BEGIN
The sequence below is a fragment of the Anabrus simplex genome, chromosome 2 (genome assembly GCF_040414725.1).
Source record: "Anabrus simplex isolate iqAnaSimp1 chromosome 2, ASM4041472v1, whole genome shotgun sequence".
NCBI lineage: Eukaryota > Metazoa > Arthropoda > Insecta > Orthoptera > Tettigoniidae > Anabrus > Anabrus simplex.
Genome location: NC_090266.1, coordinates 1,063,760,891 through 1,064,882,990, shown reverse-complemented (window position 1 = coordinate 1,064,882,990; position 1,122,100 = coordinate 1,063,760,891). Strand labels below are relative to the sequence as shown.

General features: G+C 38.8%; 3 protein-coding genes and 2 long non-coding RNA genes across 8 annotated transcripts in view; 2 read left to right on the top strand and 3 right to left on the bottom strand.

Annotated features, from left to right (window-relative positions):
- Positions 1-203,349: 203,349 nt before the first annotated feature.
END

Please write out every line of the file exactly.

The sequence below is a fragment of the Anabrus simplex genome, chromosome 2 (genome assembly GCF_040414725.1).
Source record: "Anabrus simplex isolate iqAnaSimp1 chromosome 2, ASM4041472v1, whole genome shotgun sequence".
NCBI lineage: Eukaryota > Metazoa > Arthropoda > Insecta > Orthoptera > Tettigoniidae > Anabrus > Anabrus simplex.
Genome location: NC_090266.1, coordinates 1,063,760,891 through 1,064,882,990, shown reverse-complemented (window position 1 = coordinate 1,064,882,990; position 1,122,100 = coordinate 1,063,760,891). Strand labels below are relative to the sequence as shown.

General features: G+C 38.8%; 3 protein-coding genes and 2 long non-coding RNA genes across 8 annotated transcripts in view; 2 read left to right on the top strand and 3 right to left on the bottom strand.

Annotated features, from left to right (window-relative positions):
- Positions 1-203,349: 203,349 nt before the first annotated feature.